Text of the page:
After receiving the Medal for Merit for his work on the Manhattan Project, the highest U.S. civilian decoration at the time, Compton returned to university life. Here, as Chancellor of Washington University in St. Louis, he was annoyed at motorists speeding up and down the main thoroughfare of campus. So he did something about it.

02698 fernwood rd, bethesda, md group wants to end speed bumps in montgomery county wayne

The Washington Post|Getty Images

“Holly humps,” as they were first called, were installed on what is now Hoyt Drive in the spring of 1953. As you’d expect, Compton did a number of rigorous calculations to determine the correct angles and height, concluding that a car traveling at 20 mph would experience just 0.4g, but one hitting 50 mph would be subject to four times the force of the gravitational constant.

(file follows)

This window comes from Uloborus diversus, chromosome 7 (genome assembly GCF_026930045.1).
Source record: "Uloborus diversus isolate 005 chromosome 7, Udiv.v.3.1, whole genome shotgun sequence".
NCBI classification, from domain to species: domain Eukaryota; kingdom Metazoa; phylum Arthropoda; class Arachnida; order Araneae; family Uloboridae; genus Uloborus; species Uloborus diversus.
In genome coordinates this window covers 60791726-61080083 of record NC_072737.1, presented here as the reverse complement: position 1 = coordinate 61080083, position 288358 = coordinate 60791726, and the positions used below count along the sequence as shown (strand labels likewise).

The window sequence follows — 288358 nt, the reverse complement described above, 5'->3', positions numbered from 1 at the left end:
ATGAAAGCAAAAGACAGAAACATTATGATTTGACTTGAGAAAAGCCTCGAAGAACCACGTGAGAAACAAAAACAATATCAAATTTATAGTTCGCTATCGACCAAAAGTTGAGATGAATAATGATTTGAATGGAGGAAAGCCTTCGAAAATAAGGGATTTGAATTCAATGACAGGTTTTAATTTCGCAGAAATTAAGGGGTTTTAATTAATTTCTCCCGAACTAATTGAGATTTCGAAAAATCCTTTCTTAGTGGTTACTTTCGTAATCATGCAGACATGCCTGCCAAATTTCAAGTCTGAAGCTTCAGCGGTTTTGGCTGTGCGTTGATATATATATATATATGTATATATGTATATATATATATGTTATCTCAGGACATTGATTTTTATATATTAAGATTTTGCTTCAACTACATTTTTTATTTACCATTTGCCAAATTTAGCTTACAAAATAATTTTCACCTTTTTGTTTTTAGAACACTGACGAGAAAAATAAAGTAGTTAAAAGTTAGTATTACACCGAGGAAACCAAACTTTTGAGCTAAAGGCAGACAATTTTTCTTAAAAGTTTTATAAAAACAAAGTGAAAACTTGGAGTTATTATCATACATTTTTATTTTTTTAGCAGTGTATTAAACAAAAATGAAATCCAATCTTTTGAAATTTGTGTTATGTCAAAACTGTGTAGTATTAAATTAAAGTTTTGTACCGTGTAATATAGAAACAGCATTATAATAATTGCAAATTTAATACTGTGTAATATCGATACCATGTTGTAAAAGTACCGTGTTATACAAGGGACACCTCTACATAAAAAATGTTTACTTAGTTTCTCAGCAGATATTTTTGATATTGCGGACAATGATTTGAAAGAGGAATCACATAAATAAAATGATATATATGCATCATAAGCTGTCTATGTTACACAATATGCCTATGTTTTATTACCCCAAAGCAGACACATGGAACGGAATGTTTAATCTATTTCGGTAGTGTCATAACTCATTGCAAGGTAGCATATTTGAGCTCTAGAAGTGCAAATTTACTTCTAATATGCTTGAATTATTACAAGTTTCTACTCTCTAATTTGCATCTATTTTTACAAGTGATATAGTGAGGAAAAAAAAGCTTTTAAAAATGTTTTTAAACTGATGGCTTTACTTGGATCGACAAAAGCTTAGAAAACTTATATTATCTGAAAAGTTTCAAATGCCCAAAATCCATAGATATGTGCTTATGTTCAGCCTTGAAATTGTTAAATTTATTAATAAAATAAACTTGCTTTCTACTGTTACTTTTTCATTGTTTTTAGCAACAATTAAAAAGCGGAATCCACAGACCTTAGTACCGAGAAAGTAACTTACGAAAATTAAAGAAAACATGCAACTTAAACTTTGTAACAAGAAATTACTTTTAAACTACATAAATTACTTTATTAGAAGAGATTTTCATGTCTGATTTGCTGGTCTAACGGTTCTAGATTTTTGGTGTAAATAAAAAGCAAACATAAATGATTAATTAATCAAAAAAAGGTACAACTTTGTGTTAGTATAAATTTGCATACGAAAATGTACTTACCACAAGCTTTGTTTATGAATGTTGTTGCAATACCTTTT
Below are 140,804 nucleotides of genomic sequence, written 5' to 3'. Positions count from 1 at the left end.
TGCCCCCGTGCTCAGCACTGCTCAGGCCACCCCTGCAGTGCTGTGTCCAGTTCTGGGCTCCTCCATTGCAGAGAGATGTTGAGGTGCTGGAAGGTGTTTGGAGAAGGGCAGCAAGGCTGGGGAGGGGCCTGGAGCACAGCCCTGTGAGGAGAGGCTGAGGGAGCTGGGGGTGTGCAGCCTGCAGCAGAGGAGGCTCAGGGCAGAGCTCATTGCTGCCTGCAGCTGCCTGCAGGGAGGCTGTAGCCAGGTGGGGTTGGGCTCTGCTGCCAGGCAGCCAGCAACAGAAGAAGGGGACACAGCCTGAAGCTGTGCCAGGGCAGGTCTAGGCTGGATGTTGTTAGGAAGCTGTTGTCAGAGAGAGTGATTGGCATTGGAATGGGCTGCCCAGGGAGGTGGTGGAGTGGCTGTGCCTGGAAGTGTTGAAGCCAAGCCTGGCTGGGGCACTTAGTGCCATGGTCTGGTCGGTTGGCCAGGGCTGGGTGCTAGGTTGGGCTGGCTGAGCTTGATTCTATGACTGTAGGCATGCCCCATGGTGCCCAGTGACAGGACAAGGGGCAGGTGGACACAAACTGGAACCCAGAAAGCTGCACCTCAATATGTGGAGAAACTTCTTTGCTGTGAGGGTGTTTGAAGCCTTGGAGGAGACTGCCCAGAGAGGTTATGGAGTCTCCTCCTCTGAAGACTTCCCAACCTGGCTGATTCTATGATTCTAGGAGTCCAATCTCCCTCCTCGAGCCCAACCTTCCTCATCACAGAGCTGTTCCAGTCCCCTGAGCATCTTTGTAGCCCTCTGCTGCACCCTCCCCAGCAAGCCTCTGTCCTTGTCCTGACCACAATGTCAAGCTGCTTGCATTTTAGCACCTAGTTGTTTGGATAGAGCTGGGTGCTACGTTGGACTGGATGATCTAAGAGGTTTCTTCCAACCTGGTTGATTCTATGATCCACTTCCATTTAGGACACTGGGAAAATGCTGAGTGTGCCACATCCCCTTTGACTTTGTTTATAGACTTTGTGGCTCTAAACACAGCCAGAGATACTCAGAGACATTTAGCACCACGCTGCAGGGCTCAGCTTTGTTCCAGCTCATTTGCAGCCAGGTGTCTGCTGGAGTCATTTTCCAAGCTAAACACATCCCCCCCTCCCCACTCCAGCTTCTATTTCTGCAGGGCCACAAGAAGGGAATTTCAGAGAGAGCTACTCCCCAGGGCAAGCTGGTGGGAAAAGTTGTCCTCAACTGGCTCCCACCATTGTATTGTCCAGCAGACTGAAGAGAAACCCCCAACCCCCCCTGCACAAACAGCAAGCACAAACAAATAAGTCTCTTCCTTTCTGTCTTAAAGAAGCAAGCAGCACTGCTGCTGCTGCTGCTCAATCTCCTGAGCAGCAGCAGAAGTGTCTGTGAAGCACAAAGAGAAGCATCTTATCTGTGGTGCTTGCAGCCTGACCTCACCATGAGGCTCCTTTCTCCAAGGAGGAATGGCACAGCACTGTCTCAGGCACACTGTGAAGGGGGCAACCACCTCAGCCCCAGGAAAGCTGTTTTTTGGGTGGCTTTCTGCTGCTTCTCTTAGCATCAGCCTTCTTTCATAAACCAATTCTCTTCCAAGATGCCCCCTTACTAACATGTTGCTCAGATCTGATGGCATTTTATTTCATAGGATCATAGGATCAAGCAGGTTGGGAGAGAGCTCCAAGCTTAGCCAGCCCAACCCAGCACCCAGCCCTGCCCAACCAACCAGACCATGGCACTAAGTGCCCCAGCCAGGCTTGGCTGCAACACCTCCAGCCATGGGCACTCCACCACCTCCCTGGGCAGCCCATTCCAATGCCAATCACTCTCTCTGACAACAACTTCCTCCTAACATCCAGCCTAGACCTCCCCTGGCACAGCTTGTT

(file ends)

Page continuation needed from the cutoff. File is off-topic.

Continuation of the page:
“The Wheels Will Leave the Ground”

“That is,” he wrote in his notebook, “the wheels will leave the ground.” I’ll say they will. Probably leave the car as well.

You have to imagine that the first miscreant in a flathead V-8 Ford hitting one of these things must have put a head-shaped dent in the roof. But eventually speed bumps were everywhere throughout the world, even getting their own names in different countries. In the U.K. they are known as sleeping policemen.

There are also gentler speed tables for traffic calming, elevated crosswalks, and even some hydraulic Swedish speed-activated bumps. Critics note that regular speed bumps slow all traffic—including emergency vehicles—and the thump of tires and suspension can increase sound pollution.